Polish football team honours Shoah victim who scored first international goal
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Polish football team honours Shoah victim who scored first international goal

Ahead of match between Israel and Poland, Jewish former player Jozef Klotz will be recognised by officials and teams 

Jozef Klotz (Courtesy of From the Depths)
Jozef Klotz (Courtesy of From the Depths)

Ahead of a match-up between Israel’s national football and Poland’s, the Polish Football Association honoured a Jewish player murdered in the Holocaust.

The two teams are to face each other Monday night in Warsaw in a qualifying match for the  2020 UEFA European Football Championship.

Relations between the two countries have suffered following the eruption of a diplomatic crisis over a Polish law making it illegal to blame Poland for the Holocaust.

The Polish association’s president, Zbigniew Boniek, is scheduled to present a jersey bearing the name and number of Jozef Klotz to his Israeli nephew, Yoav Dekel. In 1922, during a match in Sweden, Klotz scored the first-ever goal for a Polish team in an international match.

The current members of the Polish national team all signed the shirt, which will be presented during a ceremony in Warsaw, which is being organised by the From the Depths Holocaust commemoration group, headed by British-born Israeli Jonny Daniels.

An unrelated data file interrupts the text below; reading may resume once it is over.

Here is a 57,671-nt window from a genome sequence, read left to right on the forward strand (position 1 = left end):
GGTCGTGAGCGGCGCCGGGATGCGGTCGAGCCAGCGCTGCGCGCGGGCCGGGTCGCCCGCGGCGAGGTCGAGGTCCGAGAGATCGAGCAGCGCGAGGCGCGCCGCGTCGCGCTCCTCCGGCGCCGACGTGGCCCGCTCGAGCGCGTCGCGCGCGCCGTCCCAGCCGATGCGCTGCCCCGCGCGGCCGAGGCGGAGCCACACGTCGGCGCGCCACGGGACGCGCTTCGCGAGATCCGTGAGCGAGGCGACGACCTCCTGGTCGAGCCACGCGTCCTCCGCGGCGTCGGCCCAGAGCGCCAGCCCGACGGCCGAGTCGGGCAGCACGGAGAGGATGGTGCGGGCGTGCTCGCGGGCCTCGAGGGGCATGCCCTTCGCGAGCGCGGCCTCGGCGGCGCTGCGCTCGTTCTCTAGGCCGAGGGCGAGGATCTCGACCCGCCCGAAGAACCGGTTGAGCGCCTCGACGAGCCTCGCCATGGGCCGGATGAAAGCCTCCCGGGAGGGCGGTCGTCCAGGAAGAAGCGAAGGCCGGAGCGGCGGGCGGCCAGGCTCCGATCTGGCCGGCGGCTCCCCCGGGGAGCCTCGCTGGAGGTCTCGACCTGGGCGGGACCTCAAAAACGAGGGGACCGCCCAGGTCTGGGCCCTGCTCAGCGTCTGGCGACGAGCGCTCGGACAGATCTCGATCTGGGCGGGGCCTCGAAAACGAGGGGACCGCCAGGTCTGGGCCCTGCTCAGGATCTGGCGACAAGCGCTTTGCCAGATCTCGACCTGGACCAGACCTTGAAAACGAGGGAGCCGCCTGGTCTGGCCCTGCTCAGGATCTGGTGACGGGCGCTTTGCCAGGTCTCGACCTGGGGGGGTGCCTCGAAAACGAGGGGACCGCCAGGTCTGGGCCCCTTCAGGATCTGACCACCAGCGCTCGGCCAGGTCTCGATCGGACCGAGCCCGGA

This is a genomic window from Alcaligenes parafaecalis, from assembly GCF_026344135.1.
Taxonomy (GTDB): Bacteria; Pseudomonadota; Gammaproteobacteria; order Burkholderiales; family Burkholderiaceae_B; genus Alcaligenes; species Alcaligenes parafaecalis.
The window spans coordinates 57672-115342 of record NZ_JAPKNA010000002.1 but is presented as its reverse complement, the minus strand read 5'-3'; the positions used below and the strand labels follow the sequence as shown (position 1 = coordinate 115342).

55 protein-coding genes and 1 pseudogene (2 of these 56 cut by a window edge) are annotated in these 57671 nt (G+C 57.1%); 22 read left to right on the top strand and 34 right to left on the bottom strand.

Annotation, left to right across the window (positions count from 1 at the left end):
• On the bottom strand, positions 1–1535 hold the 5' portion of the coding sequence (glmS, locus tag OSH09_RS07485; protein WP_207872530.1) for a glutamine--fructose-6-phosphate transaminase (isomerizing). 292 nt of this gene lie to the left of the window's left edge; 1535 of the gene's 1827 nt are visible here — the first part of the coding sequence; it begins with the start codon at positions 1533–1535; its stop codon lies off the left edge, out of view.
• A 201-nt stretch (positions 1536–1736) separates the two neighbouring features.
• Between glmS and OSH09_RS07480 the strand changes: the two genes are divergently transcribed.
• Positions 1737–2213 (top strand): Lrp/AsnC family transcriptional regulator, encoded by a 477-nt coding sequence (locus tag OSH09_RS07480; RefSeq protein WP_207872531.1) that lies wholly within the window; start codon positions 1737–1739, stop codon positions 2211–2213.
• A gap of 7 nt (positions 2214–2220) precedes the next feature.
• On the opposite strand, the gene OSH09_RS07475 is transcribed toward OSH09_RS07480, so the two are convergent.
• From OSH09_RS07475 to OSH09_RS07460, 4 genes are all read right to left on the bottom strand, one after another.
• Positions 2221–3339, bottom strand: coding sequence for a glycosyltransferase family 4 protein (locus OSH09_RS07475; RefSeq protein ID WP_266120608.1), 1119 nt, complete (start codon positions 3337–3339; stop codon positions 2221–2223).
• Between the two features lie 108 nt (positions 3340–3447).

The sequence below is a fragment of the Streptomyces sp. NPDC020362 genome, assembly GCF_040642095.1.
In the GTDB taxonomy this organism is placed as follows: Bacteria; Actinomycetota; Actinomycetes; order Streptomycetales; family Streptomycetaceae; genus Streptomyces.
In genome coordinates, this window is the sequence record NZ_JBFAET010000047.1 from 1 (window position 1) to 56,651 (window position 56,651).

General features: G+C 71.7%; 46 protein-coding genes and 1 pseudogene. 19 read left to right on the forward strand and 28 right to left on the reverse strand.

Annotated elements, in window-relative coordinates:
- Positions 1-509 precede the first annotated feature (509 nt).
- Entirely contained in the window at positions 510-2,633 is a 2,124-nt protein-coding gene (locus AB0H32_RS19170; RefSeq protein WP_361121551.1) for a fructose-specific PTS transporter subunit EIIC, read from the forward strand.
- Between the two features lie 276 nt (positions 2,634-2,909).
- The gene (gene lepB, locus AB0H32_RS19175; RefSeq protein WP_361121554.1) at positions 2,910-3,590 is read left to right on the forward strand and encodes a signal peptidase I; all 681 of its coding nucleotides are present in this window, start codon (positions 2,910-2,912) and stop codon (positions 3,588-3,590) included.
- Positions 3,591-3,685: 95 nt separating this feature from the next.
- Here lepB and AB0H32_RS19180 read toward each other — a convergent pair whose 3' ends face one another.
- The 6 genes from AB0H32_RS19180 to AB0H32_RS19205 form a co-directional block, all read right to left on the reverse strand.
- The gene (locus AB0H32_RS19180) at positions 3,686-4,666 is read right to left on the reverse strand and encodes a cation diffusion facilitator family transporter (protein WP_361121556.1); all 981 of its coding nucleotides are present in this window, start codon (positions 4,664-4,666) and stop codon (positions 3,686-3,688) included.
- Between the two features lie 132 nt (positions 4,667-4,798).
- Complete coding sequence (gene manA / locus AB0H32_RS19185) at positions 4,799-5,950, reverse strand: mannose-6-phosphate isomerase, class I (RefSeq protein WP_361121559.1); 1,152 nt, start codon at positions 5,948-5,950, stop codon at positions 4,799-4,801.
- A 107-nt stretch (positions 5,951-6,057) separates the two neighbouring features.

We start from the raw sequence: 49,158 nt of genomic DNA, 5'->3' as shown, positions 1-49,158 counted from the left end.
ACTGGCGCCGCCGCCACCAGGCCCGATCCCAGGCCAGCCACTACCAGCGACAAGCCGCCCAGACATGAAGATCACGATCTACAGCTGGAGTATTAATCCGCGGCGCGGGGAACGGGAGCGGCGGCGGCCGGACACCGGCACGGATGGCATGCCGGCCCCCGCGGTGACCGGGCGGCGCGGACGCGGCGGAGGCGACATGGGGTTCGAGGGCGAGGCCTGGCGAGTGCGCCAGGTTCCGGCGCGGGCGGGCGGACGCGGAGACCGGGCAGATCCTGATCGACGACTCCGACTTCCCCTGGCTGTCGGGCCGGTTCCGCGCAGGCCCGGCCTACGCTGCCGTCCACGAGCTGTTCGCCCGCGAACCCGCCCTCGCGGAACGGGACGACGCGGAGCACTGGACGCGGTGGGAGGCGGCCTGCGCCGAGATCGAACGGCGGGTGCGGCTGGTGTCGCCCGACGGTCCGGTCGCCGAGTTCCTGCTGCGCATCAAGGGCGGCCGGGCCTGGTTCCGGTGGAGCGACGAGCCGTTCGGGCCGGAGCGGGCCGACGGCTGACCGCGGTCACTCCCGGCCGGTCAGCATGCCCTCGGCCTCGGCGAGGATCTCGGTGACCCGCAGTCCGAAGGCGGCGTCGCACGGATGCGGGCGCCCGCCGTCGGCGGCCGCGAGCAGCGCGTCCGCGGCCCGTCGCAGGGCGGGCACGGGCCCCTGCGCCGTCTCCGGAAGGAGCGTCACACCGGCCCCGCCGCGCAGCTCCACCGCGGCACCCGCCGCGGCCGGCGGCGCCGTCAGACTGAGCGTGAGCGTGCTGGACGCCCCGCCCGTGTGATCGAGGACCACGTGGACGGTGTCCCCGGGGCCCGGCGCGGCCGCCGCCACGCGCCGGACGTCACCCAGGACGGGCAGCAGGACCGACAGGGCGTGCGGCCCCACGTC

Former Chelsea manager, Avram Grant, who is Israeli but also has a Polish passport, will be present at the match. He is the son of a Holocaust survivor and Honorary Chairman of From The Depths

The ceremony  is to be followed by the opening of an exhibition about Klotz and the other Polish Jewish players at the TSKZ Jewish cultural club in Warsaw.

Israel’s will play Latvia Friday night and Poland on Monday.

The match would bring into contact hundreds of football fans from Israel and Poland. The tension has recently widened to include restitution issues.

Klotz, who was unusually tall for his era, was one of Polish football’s earliest stars. He played for Jutrzenka Krakow and Maccabi Warszawa before being murdered by German Nazis in the Warsaw Ghetto in 1941.

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